The special counsel, they note, has more power that any of the 94 U.S. Attorneys who prosecute cases across the country. Their authority is limited to the jurisdictions in which they are appointed. Moreover, U.S. Attorneys are nominated by the president and have to be approved by the Senate under the Appointments Clause in Section 2 of Article II of the Constitution.
Yet Jack Smith has nationwide authority to pursue his prosecutions, and indeed has indicted Trump in two separate jurisdictions (D.C. and Florida), and was neither nominated by the president nor confirmed by the Senate. This, according to the amicus brief, violates basic constitutional requirements.
The former attorney general and his colleagues acknowledge “there are times when the appointment of a Special Counsel is appropriate.” But federal “statutes and the Constitution” only allow such appointments through “the use of existing United States Attorneys.” They cite the appointments as special counsels of Patrick Fitzgerald, Rod Rosenstein, John Huber, and John Durham, all of whom were Senate-confirmed U.S. Attorneys at the time of their appointments, as examples of valid and lawful appointments.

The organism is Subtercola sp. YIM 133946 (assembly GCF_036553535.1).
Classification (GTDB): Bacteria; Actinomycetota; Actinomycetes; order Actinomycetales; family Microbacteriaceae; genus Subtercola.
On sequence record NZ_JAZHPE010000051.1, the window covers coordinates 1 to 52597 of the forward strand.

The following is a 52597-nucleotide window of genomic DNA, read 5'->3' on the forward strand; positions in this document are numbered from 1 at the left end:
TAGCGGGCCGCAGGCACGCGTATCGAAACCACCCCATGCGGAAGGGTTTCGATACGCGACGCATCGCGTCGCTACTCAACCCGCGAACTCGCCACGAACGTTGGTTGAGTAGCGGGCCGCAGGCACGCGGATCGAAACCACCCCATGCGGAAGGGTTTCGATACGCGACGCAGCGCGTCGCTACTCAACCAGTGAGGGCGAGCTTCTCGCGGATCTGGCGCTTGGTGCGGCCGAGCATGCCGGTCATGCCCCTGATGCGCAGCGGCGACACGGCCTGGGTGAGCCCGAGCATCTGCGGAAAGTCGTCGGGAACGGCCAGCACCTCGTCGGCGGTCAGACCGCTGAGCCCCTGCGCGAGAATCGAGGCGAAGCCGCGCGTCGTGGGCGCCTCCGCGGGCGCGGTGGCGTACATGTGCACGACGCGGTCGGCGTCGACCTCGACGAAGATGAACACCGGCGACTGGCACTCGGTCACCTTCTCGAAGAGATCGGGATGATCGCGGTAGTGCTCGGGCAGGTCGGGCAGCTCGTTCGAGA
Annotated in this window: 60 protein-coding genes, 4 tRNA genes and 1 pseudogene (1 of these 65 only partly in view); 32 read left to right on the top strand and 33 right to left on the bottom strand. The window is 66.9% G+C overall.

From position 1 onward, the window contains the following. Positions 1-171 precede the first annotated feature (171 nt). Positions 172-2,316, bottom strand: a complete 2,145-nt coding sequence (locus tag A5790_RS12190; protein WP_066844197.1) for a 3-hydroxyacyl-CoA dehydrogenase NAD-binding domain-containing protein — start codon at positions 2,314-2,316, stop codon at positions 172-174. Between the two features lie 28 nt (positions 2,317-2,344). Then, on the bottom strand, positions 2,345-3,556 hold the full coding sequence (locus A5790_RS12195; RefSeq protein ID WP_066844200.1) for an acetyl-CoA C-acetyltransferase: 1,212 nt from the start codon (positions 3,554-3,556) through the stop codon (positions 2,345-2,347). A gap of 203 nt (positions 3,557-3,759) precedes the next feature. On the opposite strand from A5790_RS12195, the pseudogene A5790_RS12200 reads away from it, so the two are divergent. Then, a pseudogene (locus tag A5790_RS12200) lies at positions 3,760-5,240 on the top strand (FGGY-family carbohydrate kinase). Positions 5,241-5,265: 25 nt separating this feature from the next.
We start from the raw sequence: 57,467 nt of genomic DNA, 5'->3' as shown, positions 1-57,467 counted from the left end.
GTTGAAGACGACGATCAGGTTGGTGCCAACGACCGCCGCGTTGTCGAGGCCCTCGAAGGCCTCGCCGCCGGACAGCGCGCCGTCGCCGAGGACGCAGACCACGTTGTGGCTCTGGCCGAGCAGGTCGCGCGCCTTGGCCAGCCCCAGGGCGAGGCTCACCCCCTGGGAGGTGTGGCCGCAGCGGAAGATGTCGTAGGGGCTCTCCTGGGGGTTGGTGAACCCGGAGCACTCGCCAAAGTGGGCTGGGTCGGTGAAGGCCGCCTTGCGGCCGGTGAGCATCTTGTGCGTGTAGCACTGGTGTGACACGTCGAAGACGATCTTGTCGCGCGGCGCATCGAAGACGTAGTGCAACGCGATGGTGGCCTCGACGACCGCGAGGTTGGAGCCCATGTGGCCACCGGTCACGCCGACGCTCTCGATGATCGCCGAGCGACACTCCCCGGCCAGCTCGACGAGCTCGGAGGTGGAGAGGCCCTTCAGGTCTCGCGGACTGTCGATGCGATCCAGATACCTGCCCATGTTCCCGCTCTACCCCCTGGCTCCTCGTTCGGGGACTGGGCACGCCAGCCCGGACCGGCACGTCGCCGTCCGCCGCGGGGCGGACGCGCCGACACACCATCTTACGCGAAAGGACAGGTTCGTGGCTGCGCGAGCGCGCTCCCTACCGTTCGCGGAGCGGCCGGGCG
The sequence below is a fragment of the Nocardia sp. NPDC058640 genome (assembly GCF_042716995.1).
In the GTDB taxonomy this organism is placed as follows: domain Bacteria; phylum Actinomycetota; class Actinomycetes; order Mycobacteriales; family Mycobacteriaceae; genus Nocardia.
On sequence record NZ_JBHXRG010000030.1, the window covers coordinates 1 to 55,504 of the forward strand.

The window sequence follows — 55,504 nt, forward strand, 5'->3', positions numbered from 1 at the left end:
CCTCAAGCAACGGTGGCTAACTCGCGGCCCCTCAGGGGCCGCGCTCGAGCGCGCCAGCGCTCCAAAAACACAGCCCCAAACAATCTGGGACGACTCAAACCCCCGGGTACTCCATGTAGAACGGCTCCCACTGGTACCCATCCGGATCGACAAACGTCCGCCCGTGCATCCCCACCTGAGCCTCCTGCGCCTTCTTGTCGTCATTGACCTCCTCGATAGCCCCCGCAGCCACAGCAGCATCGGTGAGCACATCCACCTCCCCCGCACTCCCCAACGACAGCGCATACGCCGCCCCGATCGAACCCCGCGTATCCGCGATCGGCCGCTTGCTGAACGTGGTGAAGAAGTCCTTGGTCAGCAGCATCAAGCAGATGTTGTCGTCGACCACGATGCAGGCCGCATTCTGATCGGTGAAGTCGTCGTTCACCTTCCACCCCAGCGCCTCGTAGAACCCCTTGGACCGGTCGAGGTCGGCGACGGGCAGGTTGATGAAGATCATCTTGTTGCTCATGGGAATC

But what the law and the Constitution “do not allow,” argues the brief, “is for the Attorney General to appoint a private citizen, who has never been confirmed by the Senate, as a substitute United States Attorney under the title ‘Special Counsel.’” “Under the Appointments Clause, inferior officers can be appointed by department heads only if Congress so directs by statute,” and there is no such statute giving Attorney General Merrick Garland such authority to appoint an “inferior officer” like the special counsel.
Meese and the law professors argue that regulations that were promulgated by former Attorney General Janet Reno after the Independent Counsel law lapsed and was not renewed, which allow the appointment of someone who is not a federal employee as a special counsel, are unconstitutional and were beyond her power to create. The attorney general, they say, can appoint a private citizen to assist a U.S. Attorney acting as a special counsel, but not to replace him.